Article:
Lenders also prefer to work with conforming loans, as they can be packaged easily into investment bundles and sold in the secondary mortgage market. This process frees up a financial institution’s capacity to issue more loans, which is how it makes its money.

Conforming Loans vs. Nonconforming Loans

Mortgages that exceed the conforming loan limit are classified as nonconforming or jumbo mortgages. Because Fannie Mae and Freddie Mac only buy conforming loans to repackage for the secondary market, the demand for nonconforming loans is much less.

The terms and conditions on nonconforming mortgages can vary widely from lender to lender, but the interest rate and minimum down payment are typically higher because these loans carry greater risk for a lender. Not only is more money involved, but the loan cannot be guaranteed by the government-sponsored entities.

Homebuyers who need a mortgage that exceeds the conforming loan limits can sometimes get around the problem by taking out two smaller mortgages instead of a single jumbo loan.

Conforming Loans vs. Conventional Loans

Conforming loans are sometimes confused with conventional loans/mortgages. Although the two types overlap, they are not the same thing. A conventional mortgage is a much broader category. It is any loan offered through a private lender, as opposed to a government agency like the FHA or the U.S. Department of Veterans Affairs (VA), or backed by Fannie Mae or Freddie Mac, which is where any overlap—and confusion—arises.

The size of the loan doesn’t affect whether a mortgage is conventional. In effect, all conforming loans are conventional, but not all conventional loans qualify as conforming.

How Conforming Loan Limits Are Set

The FHFA has regulatory oversight to ensure that Fannie Mae and Freddie Mac fulfill their charters and missions of promoting homeownership for lower-income and middle-class Americans.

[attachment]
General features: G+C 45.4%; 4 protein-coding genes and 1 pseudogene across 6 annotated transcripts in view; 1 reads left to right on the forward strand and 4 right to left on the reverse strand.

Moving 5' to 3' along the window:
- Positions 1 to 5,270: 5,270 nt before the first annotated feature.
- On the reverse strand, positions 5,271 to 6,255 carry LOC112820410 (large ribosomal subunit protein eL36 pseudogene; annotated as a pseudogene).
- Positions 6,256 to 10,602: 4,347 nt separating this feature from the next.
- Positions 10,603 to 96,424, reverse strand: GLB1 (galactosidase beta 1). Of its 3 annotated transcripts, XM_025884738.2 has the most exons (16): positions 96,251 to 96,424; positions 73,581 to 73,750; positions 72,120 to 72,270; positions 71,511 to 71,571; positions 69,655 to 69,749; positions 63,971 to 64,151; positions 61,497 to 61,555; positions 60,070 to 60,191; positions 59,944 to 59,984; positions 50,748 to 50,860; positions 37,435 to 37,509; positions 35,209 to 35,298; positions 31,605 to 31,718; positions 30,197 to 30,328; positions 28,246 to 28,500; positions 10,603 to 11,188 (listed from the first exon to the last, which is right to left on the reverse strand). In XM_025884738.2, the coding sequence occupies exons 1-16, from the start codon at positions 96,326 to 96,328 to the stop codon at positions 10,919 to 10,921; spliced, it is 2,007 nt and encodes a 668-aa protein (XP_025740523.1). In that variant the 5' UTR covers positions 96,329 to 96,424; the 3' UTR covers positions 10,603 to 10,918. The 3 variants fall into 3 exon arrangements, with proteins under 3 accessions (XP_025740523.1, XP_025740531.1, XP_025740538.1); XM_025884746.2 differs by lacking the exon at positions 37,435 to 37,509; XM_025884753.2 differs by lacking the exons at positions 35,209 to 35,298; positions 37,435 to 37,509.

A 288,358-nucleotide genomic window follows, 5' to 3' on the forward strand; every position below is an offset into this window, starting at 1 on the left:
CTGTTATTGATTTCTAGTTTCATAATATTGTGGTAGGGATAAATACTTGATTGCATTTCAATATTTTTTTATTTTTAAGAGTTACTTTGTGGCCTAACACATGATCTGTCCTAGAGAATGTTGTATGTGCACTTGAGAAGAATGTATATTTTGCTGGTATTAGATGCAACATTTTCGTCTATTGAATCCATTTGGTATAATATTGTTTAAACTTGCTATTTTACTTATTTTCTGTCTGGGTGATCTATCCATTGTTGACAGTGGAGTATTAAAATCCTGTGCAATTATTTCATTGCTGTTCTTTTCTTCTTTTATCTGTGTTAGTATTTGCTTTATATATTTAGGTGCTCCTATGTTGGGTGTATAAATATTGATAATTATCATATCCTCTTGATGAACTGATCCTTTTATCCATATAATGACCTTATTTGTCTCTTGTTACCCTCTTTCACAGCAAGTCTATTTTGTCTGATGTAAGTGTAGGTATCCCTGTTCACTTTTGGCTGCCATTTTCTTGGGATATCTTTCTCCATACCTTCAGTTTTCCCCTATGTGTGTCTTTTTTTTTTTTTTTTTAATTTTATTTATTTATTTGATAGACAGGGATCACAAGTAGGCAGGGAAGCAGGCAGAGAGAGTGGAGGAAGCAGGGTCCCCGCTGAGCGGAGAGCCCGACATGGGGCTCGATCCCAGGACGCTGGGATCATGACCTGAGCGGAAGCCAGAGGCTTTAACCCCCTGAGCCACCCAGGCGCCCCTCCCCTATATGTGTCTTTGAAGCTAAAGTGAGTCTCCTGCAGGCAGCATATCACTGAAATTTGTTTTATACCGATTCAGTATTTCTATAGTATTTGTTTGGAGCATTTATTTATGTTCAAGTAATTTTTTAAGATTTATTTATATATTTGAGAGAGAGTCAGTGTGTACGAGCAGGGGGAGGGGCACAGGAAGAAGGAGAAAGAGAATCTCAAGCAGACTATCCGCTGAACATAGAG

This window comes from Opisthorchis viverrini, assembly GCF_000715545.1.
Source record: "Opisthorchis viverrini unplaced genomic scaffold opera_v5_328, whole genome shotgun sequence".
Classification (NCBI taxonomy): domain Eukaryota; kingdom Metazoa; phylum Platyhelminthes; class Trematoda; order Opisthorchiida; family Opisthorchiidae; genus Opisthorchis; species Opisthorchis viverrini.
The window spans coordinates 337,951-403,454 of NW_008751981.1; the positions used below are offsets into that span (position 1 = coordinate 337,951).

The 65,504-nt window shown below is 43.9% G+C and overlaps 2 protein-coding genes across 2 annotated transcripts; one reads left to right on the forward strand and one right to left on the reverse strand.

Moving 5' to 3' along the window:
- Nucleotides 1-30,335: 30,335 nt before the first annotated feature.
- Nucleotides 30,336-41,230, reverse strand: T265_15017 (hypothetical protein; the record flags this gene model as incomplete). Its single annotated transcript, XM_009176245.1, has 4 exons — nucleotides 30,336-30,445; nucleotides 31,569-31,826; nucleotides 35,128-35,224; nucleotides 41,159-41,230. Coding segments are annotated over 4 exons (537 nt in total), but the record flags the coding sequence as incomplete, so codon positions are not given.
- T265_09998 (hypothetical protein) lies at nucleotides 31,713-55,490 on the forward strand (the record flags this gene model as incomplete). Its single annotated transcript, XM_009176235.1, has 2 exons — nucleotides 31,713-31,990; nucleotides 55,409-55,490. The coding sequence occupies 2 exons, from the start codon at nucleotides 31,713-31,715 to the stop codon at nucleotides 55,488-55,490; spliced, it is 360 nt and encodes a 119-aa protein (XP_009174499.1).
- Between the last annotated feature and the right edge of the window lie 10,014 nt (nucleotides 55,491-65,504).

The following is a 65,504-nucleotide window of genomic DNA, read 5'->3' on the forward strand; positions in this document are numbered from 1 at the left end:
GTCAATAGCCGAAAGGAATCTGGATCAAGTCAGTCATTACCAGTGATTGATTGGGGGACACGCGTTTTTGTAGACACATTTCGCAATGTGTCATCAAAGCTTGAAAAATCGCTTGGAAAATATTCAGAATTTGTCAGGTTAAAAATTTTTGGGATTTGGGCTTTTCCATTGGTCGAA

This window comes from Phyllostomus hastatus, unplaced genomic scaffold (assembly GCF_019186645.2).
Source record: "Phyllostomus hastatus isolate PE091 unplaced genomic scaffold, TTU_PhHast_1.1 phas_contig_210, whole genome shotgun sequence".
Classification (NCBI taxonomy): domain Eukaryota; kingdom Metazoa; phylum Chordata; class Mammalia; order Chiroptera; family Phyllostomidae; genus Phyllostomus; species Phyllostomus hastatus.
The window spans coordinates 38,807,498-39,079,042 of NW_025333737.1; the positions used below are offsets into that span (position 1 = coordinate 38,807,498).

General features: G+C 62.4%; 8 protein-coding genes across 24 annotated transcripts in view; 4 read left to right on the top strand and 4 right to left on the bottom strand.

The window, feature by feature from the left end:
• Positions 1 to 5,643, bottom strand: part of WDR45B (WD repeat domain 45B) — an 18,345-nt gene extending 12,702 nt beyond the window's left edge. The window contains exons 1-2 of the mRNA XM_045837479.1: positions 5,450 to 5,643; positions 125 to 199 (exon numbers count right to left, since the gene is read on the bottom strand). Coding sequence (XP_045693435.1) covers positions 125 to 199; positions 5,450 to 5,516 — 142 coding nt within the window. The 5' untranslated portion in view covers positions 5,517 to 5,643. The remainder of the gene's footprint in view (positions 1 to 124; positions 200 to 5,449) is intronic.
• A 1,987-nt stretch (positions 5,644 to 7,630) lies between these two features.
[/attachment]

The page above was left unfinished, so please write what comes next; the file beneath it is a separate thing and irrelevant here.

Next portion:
Under the mandate of the Housing and Economic Recovery Act (HERA) of 2008, the conforming loan limit is adjusted every year to reflect changes in the average price of a home in the United States. The annual limit is set by Fannie Mae’s and Freddie Mac’s federal regulator, the FHFA, and announced in November for the next year. The FHFA uses the October-to-October percentage increase/decrease in the average house price, as indicated in the House Price Index report, to adjust the conforming loan limit for the subsequent year.

The FHFA's House Price Index measures changes in single-family home values based on data from all 50 states and over 400 American cities that extend back to the mid-1970s. It incorporates tens of millions of home sales.

Because the FHFA uses the House Price Index to determine the following year’s loan limits, the annual increases in loan limits are pretty automatic. Basically, each time home prices rise, the FHFA reacts by increasing the mortgage limits.

Article Sources
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  2. U.S. Department of Housing and Urban Development. “Let FHA Loans Help You.”

  3. Federal Deposit Insurance Corporation. “FHA | Title II Programs: 203(b) Mortgage Insurance Program,” Page 23.

  4. Federal Housing Finance Agency. "House Price Index."